Arsene Wenger has revealed that he was tempted by an offer to coach Real Madrid, but in the end he could not leave Arsenal.
One factor in his decision to stay is that he made a pledge to his current batch of youngsters that he would remain in charge at Emirates Stadium.
“Real is the club of my childhood. When I was a kid, watching those guys in white, winning everything, then of course I am attracted by that club, but I have a pact with the young players of my team, and I want to succeed with that bet,” Wenger told L’Equipe.
“I identified what was important in my job: freedom. Here, I have it.
“I could have earned bigger wages at Real, but I earn a good living in London. At my age, money can’t play a key role.
“If I left for Real, I would have tried to filter through my philosophy, re-organized everything. I could have given foundations to the club’s structure.
“That would not have prevented me from signing Ronaldo or Kaka. But that team is only built on bought players, while Real has a tradition of a beautiful game.
“They have to do what has been achieved at Barcelona through young players: creating a culture.”
Wenger also reiterated his conviction that the current Arsenal side could win this season’s Champions League.
“People say I love a ‘romantic’ game, which is a kind of searching for beauty,” he added. “You need such an ambition at the start. However, I am not a champion for beauty and only for beauty. Pleasure also comes from winning. I advocate extra soul: a team built patiently, with young players dedicated to remain together for five or ten years, and that can identify with the culture of the game and the club,” said Wenger.
“My team is ready to play a Champions League final. Why not winning it? We have more assets this year than the last one, because we have more certainties and more mental strength.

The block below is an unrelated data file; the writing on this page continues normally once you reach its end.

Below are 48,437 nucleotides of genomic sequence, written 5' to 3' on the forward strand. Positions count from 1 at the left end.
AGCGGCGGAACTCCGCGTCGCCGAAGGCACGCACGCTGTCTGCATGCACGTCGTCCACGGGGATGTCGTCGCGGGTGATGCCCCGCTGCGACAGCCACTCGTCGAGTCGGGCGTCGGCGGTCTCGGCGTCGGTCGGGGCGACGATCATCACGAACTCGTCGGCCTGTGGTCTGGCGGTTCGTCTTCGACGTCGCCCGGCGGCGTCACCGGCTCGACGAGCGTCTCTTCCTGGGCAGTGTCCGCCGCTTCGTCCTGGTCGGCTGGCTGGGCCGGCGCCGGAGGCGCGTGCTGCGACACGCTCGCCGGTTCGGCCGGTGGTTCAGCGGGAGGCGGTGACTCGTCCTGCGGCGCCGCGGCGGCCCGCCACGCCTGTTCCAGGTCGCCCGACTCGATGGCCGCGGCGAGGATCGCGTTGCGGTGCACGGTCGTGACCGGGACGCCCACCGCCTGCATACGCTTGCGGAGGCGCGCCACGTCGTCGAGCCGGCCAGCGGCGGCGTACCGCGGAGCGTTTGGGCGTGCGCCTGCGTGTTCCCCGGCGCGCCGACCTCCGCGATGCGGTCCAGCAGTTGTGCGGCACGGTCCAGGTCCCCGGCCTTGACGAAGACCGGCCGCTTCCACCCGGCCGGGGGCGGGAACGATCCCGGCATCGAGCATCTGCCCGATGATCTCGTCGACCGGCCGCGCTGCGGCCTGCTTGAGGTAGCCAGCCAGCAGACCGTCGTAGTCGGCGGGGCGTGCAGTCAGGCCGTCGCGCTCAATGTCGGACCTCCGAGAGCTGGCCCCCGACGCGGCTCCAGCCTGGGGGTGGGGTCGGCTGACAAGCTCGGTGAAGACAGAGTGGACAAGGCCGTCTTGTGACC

“Maybe I am more a builder than an investor. Actually I am realistic. When I made them build Emirates Stadium, I told myself: ‘How could we stay at the highest level playing with the best players, against the best clubs, respecting the well-balanced finances at the club?’ To me, the only solution was creating a team of young players, little by little, to lead them to high level.”
He also criticised clubs like Real and Manchester City for spending spending exorbitant sums on players, suggesting it was akin to ‘cheating’.
“That is not idealism,” he said.
“We are very close to making it in the Champions League with a very young team, respecting a well-balanced budget, facing clubs that do not necessarily respect that. Playing when you lose €150million, to me it is cheating.
“I have been criticised for not hiring Xabi Alonso or Gareth Barry. But if I signed them, I would have killed Song, Diaby and Denilson,” he insisted.
“My principles have forbidden me to do that. Actually, the moment when I was the most criticised at Arsenal, last season, was the moment when I did the most for the club.
“I told the shareholders we have to trust this team. Everything is based on my own conviction. If in two years I don’t have any success, it will be my fault. It is a bet I made.”
Wenger is now the longest-serving manager in Arsenal history and he admits to considering his own legacy, feeling a Champions League title is a necessity for him.
“I am not dreaming to become immortal,” he said.
“When a coach remains a long time in a club, he has to leave that stamp, that mark. That is what I am dreaming to achieve. It would be unforgivable to have had the privilege of longevity and leaving no trace after me. But that means a win in the Champions League, because great wins reinforce certainties and give rightfulness to a culture.”
The Arsenal boss alsodiscussed his pursuit of Bordeaux striker Marouane Chamakh and he was less than impressed by the French club’s attitude.
“He’s a player I like, it would be great to have him but I have too many attackers – but frankly, Bordeaux was not very classy to me,” he continued.
“They asked too much money and I do not want to pay as much. Chamakh, I even called to tell him: ‘Listen, Eduardo came back, I’m not going to let you sit on the bench’.”